"Unlike e-Learning on the desktop, where a couple of platforms predominate (Windows and Mac OS X), mobile platforms come in many different forms with differing programming requirements and user interfaces. Unless a developer is going to go for a simplistic “lowest common denominator” approach, he or she will have to find a way to create, test, and maintain the same application on multiple platforms."
Image from Judy Breck
On revisiting my notes for this session they are a little jumbled and scrappy, but here's the best of what I can transcribe in what appears to be doctor-like handwriting:
Key Questions to think about before diving in to mLearning:
- Comfort level with technology
- The learners?
- You will need to provide some kind of introduction and/or a concierge service to coach users
- Direct instruction, performance support, gateway to existing, intro docs then link out to videos
- On-line vs. off-line (+ sync issues)
- Range of devices
- You may find you have to knock plans back to the lowest device you know you'll encounter
- Fidelity to device convention
Richard mentioned checking out Instapaper - online / offline reading app for iPhone and iPad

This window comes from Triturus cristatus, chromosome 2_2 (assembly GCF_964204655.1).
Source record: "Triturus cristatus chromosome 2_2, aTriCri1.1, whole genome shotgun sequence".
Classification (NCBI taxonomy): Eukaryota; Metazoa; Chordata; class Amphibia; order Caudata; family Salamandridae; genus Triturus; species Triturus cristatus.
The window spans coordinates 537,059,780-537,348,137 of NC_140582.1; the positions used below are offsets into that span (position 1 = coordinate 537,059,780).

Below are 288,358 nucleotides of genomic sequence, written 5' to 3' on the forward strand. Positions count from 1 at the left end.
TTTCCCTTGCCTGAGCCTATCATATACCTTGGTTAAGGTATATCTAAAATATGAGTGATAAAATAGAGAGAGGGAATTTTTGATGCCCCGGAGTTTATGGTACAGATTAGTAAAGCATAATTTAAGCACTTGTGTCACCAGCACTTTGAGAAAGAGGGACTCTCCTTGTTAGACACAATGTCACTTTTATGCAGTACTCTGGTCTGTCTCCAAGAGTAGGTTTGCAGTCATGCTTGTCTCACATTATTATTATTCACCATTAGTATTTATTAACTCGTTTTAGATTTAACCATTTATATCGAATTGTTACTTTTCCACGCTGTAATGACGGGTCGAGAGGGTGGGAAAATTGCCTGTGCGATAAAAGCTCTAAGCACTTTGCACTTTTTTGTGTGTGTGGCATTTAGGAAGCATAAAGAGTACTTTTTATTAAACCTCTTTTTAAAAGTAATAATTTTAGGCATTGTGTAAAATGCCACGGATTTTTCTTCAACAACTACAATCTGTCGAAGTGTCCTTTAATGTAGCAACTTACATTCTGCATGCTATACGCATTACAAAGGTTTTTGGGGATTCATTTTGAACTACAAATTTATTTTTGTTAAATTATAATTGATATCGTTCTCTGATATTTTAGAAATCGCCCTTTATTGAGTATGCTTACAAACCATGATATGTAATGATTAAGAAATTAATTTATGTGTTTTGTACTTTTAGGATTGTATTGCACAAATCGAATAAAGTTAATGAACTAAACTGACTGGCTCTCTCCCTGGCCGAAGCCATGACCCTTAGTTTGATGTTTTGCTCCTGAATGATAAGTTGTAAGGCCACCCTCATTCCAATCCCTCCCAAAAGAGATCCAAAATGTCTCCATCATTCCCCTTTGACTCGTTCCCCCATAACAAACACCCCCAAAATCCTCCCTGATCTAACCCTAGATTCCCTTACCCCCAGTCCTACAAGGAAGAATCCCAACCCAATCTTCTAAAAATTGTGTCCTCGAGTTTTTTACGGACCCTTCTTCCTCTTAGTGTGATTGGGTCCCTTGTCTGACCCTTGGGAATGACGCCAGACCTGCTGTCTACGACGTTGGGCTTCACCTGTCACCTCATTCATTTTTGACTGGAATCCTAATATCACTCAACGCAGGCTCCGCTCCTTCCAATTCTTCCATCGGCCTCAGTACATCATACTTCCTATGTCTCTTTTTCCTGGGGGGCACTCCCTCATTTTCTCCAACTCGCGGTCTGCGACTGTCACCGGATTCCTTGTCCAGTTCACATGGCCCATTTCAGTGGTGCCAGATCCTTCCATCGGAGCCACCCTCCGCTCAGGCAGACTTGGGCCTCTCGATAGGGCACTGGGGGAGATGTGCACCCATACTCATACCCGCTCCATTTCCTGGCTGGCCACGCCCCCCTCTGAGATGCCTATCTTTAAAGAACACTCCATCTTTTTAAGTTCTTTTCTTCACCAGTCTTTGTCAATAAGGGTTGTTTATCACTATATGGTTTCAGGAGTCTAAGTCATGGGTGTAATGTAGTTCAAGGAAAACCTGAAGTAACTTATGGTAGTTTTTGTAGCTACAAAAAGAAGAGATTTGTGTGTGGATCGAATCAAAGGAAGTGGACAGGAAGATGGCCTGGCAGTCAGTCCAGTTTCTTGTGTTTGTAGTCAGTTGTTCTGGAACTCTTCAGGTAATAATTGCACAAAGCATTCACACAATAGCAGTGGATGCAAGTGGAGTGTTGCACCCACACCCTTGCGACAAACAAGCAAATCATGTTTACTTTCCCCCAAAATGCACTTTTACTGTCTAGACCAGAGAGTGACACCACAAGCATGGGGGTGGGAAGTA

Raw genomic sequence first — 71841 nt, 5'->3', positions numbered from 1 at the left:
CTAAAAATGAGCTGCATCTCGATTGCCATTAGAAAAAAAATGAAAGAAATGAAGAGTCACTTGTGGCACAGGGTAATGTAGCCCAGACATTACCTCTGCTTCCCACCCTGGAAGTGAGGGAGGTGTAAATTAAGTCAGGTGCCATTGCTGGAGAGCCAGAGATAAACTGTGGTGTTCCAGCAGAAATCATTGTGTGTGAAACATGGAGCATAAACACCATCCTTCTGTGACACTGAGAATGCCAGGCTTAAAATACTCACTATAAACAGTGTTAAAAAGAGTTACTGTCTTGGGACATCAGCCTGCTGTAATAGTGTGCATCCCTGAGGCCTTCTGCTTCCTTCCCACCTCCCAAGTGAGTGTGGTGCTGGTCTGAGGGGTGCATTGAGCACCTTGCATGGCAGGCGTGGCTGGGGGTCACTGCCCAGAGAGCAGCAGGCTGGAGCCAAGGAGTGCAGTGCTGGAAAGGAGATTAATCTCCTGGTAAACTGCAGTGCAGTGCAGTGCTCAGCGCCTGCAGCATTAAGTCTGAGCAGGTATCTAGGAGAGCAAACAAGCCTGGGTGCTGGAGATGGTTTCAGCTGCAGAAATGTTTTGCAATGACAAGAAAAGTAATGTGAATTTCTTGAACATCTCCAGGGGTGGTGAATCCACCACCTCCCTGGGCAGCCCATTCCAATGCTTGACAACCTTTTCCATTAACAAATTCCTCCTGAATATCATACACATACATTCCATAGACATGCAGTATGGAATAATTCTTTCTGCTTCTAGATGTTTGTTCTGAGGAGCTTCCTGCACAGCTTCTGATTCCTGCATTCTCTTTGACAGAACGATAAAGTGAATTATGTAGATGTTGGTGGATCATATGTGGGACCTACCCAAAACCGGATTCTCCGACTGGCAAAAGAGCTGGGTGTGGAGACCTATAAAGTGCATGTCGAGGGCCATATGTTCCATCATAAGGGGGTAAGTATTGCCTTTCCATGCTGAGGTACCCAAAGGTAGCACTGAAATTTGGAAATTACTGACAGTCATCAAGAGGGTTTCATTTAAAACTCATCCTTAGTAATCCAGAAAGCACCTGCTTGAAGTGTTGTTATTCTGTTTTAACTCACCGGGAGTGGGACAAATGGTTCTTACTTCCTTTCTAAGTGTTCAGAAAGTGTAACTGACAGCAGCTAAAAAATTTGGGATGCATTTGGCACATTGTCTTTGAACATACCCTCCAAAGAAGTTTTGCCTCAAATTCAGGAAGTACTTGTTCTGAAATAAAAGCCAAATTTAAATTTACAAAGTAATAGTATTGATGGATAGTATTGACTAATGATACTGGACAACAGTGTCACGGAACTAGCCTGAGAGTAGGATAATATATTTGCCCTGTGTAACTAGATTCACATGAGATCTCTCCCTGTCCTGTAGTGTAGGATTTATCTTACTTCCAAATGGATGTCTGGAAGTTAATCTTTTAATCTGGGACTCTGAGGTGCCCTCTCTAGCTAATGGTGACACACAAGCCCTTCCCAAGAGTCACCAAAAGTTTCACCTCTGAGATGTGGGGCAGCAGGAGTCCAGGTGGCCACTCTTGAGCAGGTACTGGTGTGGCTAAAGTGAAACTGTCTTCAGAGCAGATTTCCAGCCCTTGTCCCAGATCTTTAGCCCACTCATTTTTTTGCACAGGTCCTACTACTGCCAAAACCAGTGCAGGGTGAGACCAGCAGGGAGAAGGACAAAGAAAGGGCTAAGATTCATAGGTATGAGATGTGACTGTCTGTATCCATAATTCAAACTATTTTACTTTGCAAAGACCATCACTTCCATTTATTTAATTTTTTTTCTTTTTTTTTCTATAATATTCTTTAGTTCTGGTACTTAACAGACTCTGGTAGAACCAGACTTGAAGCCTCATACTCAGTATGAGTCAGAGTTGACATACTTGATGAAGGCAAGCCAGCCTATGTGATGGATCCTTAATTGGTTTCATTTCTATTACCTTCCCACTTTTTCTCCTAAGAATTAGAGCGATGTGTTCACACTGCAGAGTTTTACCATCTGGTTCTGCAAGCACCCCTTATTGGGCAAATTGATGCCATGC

Development Options 1:
- Front-end / Back-end
- common data, built-in viewer
- common data, custom viewer
- Cross Platform
- lowest common denominator
- no common denominator
If you develop on Mac and test with iPhone / iPad simulators you're probably 90% towards working on all devices.
If you are going to go with cross platform be sure not to favor the logic of one OS over another.
Development Options 2:
- Appcelerator: great analytics embedded in the framework, lots of data on use / access of your users
- Rhomobile logic in Ruby, programmatic UI in Ruby
- Simulator-based testing - with user interface testing product eggPlant (from Testplant)
- Automated test protocol which saves lots of time and frustration
- Remote device testing - perfecto mobile
- Manual testing vs. VNC-based tools